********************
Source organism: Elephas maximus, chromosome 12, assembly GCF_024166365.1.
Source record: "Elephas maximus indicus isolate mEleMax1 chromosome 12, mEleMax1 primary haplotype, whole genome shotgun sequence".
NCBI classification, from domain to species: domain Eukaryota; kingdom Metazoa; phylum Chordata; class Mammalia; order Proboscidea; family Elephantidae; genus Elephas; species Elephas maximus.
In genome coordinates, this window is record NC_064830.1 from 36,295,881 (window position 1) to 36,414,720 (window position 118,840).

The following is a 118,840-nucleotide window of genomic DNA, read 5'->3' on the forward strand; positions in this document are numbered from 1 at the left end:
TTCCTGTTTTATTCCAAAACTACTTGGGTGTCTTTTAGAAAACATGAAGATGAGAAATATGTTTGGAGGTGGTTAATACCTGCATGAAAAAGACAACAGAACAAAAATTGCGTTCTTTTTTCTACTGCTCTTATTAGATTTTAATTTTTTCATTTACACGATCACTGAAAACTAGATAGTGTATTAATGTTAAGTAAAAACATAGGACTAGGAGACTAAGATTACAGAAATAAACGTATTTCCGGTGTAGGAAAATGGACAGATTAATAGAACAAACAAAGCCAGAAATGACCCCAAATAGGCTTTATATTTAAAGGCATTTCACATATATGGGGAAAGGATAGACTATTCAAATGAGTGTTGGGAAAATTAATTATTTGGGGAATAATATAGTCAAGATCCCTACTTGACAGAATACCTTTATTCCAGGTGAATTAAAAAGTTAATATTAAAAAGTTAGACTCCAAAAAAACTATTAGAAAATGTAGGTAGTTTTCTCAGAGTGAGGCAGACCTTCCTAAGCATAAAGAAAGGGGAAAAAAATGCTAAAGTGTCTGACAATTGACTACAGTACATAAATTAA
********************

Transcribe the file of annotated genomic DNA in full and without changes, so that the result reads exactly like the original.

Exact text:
Source organism: Elephas maximus, chromosome 12, assembly GCF_024166365.1.
Source record: "Elephas maximus indicus isolate mEleMax1 chromosome 12, mEleMax1 primary haplotype, whole genome shotgun sequence".
NCBI classification, from domain to species: domain Eukaryota; kingdom Metazoa; phylum Chordata; class Mammalia; order Proboscidea; family Elephantidae; genus Elephas; species Elephas maximus.
In genome coordinates, this window is record NC_064830.1 from 36,295,881 (window position 1) to 36,414,720 (window position 118,840).

The following is a 118,840-nucleotide window of genomic DNA, read 5'->3' on the forward strand; positions in this document are numbered from 1 at the left end:
TTCCTGTTTTATTCCAAAACTACTTGGGTGTCTTTTAGAAAACATGAAGATGAGAAATATGTTTGGAGGTGGTTAATACCTGCATGAAAAAGACAACAGAACAAAAATTGCGTTCTTTTTTCTACTGCTCTTATTAGATTTTAATTTTTTCATTTACACGATCACTGAAAACTAGATAGTGTATTAATGTTAAGTAAAAACATAGGACTAGGAGACTAAGATTACAGAAATAAACGTATTTCCGGTGTAGGAAAATGGACAGATTAATAGAACAAACAAAGCCAGAAATGACCCCAAATAGGCTTTATATTTAAAGGCATTTCACATATATGGGGAAAGGATAGACTATTCAAATGAGTGTTGGGAAAATTAATTATTTGGGGAATAATATAGTCAAGATCCCTACTTGACAGAATACCTTTATTCCAGGTGAATTAAAAAGTTAATATTAAAAAGTTAGACTCCAAAAAAACTATTAGAAAATGTAGGTAGTTTTCTCAGAGTGAGGCAGACCTTCCTAAGCATAAAGAAAGGGGAAAAAAATGCTAAAGTGTCTGACAATTGACTACAGTACATAAATTAA